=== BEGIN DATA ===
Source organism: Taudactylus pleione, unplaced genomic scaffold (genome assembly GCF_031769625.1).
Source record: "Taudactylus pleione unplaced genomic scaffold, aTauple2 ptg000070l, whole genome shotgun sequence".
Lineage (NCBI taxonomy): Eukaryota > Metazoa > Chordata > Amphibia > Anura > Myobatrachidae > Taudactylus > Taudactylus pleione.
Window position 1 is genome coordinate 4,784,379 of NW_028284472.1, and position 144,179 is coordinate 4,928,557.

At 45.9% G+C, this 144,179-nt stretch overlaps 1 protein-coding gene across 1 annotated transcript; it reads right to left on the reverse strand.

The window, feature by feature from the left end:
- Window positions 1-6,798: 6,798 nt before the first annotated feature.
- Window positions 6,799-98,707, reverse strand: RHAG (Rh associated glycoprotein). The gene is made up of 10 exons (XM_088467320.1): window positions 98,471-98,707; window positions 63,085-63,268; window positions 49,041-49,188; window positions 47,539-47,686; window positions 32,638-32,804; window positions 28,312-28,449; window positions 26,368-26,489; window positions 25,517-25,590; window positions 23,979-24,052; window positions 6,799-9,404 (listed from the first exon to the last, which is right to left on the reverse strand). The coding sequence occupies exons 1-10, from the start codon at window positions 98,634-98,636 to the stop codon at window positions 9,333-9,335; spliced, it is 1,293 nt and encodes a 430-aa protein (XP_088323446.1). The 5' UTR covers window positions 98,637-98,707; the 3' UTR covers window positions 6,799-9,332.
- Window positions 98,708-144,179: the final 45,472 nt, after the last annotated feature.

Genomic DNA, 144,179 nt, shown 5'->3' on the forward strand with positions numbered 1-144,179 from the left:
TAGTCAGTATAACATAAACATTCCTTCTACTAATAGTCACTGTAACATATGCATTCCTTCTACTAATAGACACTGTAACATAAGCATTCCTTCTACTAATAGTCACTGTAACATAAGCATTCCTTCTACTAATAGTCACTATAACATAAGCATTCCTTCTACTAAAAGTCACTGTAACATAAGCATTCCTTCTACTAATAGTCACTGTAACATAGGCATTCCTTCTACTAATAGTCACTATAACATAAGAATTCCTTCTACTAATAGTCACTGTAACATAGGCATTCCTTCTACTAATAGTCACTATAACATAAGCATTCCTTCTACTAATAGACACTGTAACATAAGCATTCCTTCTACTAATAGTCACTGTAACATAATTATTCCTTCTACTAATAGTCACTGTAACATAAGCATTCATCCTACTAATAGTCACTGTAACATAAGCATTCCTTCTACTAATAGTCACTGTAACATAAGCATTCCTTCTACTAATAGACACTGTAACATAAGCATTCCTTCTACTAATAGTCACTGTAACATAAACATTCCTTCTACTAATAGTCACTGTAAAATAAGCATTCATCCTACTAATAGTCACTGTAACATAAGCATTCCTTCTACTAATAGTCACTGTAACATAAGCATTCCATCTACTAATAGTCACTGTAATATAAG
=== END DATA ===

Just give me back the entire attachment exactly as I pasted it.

Source organism: Taudactylus pleione, unplaced genomic scaffold (genome assembly GCF_031769625.1).
Source record: "Taudactylus pleione unplaced genomic scaffold, aTauple2 ptg000070l, whole genome shotgun sequence".
Lineage (NCBI taxonomy): Eukaryota > Metazoa > Chordata > Amphibia > Anura > Myobatrachidae > Taudactylus > Taudactylus pleione.
Window position 1 is genome coordinate 4,784,379 of NW_028284472.1, and position 144,179 is coordinate 4,928,557.

At 45.9% G+C, this 144,179-nt stretch overlaps 1 protein-coding gene across 1 annotated transcript; it reads right to left on the reverse strand.

The window, feature by feature from the left end:
- Window positions 1-6,798: 6,798 nt before the first annotated feature.
- Window positions 6,799-98,707, reverse strand: RHAG (Rh associated glycoprotein). The gene is made up of 10 exons (XM_088467320.1): window positions 98,471-98,707; window positions 63,085-63,268; window positions 49,041-49,188; window positions 47,539-47,686; window positions 32,638-32,804; window positions 28,312-28,449; window positions 26,368-26,489; window positions 25,517-25,590; window positions 23,979-24,052; window positions 6,799-9,404 (listed from the first exon to the last, which is right to left on the reverse strand). The coding sequence occupies exons 1-10, from the start codon at window positions 98,634-98,636 to the stop codon at window positions 9,333-9,335; spliced, it is 1,293 nt and encodes a 430-aa protein (XP_088323446.1). The 5' UTR covers window positions 98,637-98,707; the 3' UTR covers window positions 6,799-9,332.
- Window positions 98,708-144,179: the final 45,472 nt, after the last annotated feature.

Genomic DNA, 144,179 nt, shown 5'->3' on the forward strand with positions numbered 1-144,179 from the left:
TAGTCAGTATAACATAAACATTCCTTCTACTAATAGTCACTGTAACATATGCATTCCTTCTACTAATAGACACTGTAACATAAGCATTCCTTCTACTAATAGTCACTGTAACATAAGCATTCCTTCTACTAATAGTCACTATAACATAAGCATTCCTTCTACTAAAAGTCACTGTAACATAAGCATTCCTTCTACTAATAGTCACTGTAACATAGGCATTCCTTCTACTAATAGTCACTATAACATAAGAATTCCTTCTACTAATAGTCACTGTAACATAGGCATTCCTTCTACTAATAGTCACTATAACATAAGCATTCCTTCTACTAATAGACACTGTAACATAAGCATTCCTTCTACTAATAGTCACTGTAACATAATTATTCCTTCTACTAATAGTCACTGTAACATAAGCATTCATCCTACTAATAGTCACTGTAACATAAGCATTCCTTCTACTAATAGTCACTGTAACATAAGCATTCCTTCTACTAATAGACACTGTAACATAAGCATTCCTTCTACTAATAGTCACTGTAACATAAACATTCCTTCTACTAATAGTCACTGTAAAATAAGCATTCATCCTACTAATAGTCACTGTAACATAAGCATTCCTTCTACTAATAGTCACTGTAACATAAGCATTCCATCTACTAATAGTCACTGTAATATAAG